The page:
For weeks, Adam Smith had been crunching the raw data from more bird statistics than anyone had ever tried before—thirteen different bird counts and millions of radar sweeps. Suddenly he heard the musical chime that tells him his results are ready. He leaned across his desk, surrounded by enough high-powered computers to heat up his entire office, and stared at what could only be an impossible conclusion: Over the past fifty years, his calculations found, a third of North America’s birds had vanished. “Well, that can’t be right,” he thought. “I must have made a mistake somewhere.”
Smith, one of the hemisphere’s top specialists in bird populations, just sat for a while in his cluttered cubicle at the Canadian Wildlife Service, which was decorated with caribou antlers, a musk-ox skull, and early drawings from his twin boys. Then it dawned on him. “This would be a massive change, an absolutely profound change in the natural system,” he said. “And we weren’t even aware of it.”
Up until that point, counting the abundance of individual birds throughout the entire continent was impossible. At any given time, many species number in the tens of millions in North America—adding up to billions of birds—and they’re constantly on the move. But the science of bird study was advancing, and a close-knit group of scientists was experimenting with using radar imagery, satellite photos, and citizen science to add precision to the dozens of conventional bird counts done for groups of species.
The computation Smith had just finished that day in May 2019 combined individual population estimates for 529 bird species, from the most common sparrows and robins to rarities hardly ever seen. When Smith pulled these estimates together and adjusted each for its degree of certainty, the findings came down to a single ski slope of a chart. It showed a precipitous drop in nearly all these species in every part of the continent. At the bottom sat four lone digits—2.913. That’s the number of breeding birds in billions that had disappeared since the early 1970s. He had documented an accelerating churn of seasonal losses that slowly took their toll on the abundance of birds. And it translated to an astounding third of the adult birds that not long ago filled North America but now are gone.
The hardest hit were grassland birds, down by more than 50 percent, mostly due to the expansion of farms that turn a varied landscape into acres of neat, plowed rows. That equates to 750 million birds, from bright yellow Eastern and Western Meadowlarks with their incessant morning songs to the stately Horned Lark with black masks across the male’s eyes and tiny hornlike feathers that sometimes stick up from their heads. Forest birds lost a third of their numbers, or 500 million, including the compact, colorful warblers and speckle-breasted Wood Thrushes that sing like flutes. Common backyard birds experienced a seismic decline. That’s where 90 percent of the total loss of abundance occurred, among just twelve families of the best-known birds—including sparrows, blackbirds, starlings, and finches. There’s been relatively little research on these species, and there’s no sense of urgency when resources are already stretched thin for so many other birds in more dire need.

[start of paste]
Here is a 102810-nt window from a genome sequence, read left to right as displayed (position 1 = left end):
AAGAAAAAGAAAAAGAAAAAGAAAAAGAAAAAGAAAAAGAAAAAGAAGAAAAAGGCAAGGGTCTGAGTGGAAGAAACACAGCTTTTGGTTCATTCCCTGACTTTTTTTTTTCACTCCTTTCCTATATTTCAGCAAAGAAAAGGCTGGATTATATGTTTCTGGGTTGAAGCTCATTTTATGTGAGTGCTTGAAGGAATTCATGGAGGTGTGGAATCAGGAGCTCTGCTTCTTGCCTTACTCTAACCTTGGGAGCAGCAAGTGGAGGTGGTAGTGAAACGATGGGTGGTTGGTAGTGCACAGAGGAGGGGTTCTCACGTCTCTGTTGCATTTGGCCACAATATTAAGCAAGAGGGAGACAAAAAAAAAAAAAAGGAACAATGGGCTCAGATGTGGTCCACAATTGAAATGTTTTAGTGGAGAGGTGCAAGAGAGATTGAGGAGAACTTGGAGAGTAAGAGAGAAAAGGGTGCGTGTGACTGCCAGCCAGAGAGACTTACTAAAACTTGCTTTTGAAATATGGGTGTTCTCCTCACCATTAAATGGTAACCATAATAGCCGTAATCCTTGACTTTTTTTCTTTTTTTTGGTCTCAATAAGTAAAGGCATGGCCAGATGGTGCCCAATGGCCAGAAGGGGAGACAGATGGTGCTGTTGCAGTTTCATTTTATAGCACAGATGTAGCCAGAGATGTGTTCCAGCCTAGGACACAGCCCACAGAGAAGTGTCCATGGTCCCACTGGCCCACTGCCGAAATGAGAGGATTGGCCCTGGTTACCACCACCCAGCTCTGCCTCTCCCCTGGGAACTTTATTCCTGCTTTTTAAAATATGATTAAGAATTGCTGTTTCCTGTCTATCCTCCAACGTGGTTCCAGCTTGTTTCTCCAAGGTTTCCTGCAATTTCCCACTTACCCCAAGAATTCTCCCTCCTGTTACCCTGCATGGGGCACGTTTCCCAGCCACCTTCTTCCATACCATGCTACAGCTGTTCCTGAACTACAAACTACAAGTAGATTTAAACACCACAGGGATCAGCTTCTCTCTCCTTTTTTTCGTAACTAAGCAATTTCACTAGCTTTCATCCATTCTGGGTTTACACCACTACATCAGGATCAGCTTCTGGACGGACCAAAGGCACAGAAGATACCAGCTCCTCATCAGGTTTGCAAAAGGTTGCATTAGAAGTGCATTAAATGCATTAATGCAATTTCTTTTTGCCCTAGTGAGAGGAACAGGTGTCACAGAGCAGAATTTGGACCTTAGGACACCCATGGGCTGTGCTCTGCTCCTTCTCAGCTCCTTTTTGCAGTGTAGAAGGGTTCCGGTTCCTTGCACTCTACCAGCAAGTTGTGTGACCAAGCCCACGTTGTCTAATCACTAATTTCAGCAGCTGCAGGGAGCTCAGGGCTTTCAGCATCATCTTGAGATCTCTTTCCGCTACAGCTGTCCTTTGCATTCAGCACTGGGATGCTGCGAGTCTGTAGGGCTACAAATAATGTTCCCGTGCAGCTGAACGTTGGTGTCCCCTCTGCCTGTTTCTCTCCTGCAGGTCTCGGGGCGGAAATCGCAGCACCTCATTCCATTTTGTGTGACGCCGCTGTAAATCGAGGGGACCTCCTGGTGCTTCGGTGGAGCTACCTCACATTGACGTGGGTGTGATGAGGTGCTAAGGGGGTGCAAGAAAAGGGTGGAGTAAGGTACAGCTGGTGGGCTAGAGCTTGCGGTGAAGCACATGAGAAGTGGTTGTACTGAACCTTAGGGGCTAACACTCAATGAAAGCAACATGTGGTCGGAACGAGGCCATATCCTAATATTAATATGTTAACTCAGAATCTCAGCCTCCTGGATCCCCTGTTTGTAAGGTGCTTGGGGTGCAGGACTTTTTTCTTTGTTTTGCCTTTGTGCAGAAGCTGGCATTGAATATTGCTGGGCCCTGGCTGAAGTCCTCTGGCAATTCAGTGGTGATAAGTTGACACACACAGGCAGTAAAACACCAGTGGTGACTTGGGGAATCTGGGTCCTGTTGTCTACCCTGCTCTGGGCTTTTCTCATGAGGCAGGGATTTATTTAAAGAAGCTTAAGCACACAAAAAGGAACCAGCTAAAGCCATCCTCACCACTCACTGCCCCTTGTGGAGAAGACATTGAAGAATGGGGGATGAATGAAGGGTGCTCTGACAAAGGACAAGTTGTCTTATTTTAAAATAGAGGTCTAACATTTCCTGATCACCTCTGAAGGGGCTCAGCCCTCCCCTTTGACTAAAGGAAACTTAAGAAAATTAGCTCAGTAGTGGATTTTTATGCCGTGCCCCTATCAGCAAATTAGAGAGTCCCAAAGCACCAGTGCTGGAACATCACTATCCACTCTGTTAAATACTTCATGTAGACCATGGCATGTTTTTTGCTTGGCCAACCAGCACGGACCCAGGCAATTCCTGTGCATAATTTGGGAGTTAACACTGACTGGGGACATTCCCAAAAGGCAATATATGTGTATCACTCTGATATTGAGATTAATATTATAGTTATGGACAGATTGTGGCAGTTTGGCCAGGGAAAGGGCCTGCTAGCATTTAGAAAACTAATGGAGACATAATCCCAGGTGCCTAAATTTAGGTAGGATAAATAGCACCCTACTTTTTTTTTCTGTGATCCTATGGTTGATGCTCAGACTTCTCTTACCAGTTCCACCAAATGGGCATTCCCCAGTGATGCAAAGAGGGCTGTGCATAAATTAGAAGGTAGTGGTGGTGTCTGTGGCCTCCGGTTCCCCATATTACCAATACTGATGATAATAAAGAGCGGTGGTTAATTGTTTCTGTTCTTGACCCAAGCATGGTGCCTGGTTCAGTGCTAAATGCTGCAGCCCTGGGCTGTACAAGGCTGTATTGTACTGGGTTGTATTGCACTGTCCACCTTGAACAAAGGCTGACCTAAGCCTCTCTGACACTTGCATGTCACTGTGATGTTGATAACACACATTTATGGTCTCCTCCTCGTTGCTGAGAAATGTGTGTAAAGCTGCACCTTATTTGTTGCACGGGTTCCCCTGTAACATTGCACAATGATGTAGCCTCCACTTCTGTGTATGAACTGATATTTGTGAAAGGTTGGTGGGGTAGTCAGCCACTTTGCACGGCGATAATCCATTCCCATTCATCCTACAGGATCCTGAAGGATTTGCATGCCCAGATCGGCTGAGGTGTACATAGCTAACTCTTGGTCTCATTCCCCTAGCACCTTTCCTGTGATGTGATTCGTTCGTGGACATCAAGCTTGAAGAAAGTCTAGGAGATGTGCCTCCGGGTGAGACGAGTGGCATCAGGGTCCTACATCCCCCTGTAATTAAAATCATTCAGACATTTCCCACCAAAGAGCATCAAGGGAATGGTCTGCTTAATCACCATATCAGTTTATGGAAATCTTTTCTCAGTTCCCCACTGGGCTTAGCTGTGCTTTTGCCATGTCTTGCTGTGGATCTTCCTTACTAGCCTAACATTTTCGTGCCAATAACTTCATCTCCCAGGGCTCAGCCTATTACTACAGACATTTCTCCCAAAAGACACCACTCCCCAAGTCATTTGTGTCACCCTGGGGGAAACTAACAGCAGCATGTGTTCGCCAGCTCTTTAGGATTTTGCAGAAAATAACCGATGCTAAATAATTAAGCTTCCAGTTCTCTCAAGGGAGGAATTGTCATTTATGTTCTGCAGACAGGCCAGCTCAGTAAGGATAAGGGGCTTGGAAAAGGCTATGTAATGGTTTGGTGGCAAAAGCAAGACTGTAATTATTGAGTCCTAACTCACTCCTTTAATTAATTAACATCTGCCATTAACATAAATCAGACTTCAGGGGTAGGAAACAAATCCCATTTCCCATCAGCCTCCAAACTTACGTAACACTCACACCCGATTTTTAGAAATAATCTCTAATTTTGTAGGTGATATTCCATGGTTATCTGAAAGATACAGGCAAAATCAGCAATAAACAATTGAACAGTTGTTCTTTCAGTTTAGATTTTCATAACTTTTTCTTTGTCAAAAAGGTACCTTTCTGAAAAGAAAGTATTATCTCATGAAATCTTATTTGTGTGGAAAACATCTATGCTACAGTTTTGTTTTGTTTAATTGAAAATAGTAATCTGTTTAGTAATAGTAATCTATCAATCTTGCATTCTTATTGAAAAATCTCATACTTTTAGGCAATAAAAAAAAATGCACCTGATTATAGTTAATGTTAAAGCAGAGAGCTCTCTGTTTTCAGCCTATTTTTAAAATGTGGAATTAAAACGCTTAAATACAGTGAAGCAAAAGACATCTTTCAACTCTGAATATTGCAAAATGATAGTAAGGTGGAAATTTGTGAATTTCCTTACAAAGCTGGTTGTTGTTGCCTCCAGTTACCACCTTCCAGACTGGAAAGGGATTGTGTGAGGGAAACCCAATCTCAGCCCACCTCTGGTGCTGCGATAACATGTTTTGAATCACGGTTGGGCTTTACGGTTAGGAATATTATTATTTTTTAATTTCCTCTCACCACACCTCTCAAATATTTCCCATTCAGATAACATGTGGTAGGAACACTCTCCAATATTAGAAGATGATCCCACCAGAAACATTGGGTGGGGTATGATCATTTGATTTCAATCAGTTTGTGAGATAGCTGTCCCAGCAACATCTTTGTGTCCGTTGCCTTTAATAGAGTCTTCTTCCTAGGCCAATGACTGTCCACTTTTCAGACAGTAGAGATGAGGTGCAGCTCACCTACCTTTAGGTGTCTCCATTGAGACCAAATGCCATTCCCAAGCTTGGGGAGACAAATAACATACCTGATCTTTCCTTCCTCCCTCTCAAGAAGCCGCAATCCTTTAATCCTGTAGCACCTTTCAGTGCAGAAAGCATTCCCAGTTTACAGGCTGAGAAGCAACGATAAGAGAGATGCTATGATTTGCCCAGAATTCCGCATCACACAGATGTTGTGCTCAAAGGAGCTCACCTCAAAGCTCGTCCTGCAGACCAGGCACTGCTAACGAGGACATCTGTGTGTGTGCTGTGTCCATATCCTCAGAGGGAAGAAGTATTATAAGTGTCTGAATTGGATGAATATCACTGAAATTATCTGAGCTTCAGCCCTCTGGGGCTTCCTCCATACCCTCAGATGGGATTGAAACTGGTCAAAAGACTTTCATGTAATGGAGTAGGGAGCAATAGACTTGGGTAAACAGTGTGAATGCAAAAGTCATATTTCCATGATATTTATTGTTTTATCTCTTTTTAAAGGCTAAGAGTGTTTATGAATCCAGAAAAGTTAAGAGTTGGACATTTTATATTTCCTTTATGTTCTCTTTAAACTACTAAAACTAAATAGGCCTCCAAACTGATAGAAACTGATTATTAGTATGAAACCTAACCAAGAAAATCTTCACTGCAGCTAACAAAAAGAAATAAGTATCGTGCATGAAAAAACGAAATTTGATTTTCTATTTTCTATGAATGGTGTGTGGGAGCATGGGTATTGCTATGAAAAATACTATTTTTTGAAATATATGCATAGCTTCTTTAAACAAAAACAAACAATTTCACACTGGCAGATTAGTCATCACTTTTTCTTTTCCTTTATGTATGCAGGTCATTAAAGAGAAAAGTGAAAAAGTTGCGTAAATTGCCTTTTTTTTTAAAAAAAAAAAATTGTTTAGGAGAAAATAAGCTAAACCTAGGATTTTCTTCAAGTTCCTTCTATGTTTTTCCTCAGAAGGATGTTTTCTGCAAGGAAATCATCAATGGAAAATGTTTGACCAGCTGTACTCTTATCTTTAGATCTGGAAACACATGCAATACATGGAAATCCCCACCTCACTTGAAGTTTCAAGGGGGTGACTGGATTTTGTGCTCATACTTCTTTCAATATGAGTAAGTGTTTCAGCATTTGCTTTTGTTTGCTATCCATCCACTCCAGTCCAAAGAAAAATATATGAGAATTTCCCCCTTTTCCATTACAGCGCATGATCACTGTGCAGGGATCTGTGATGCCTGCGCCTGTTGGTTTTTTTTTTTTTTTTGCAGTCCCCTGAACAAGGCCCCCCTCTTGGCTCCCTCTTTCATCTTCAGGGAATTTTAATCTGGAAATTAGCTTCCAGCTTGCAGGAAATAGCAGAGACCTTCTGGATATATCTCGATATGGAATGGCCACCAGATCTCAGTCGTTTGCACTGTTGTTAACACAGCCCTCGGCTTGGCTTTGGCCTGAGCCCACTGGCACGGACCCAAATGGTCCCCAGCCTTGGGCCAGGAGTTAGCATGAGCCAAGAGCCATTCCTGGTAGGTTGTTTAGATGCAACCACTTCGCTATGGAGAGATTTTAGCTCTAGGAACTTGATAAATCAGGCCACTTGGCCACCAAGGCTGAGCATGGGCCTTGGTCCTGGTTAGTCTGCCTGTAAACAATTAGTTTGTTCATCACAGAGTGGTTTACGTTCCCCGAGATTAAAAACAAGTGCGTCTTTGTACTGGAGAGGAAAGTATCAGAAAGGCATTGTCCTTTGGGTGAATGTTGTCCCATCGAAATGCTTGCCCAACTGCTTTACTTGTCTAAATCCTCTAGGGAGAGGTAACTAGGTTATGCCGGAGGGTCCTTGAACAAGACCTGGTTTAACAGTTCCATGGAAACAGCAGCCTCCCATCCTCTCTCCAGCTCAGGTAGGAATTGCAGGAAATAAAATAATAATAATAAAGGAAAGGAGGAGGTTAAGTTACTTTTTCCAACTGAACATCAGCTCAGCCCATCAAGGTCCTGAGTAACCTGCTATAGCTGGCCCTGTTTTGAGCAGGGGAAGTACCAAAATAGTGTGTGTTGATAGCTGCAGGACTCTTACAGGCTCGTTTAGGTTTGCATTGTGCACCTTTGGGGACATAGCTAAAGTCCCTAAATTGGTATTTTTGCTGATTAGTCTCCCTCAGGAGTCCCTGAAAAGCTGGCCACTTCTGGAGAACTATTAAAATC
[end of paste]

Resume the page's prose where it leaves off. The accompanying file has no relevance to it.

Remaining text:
The possibility of such losses was too startling to share with his colleagues until Smith checked every step of his calculations, particularly since he’d never attempted this analysis before. “It always takes a couple of times to get these numbers right,” he said. After a day and a half of painstaking scrutiny, Smith realized there was no mistake. “I was speechless. We’ve lost almost 30 percent of an entire class of organisms in less than the span of a human lifetime, and we didn’t know it.”
From A Wing and a Prayer: The Race to Save Our Vanishing Birds by Anders Gyllenhaal and Beverly Gyllenhaal. Copyright © 2023 by Anders Gyllenhaal and Beverly Gyllenhaal. Reprinted by permission of Simon & Schuster, Inc.
Lead image: Bonnie Taylor Barry / Shutterstock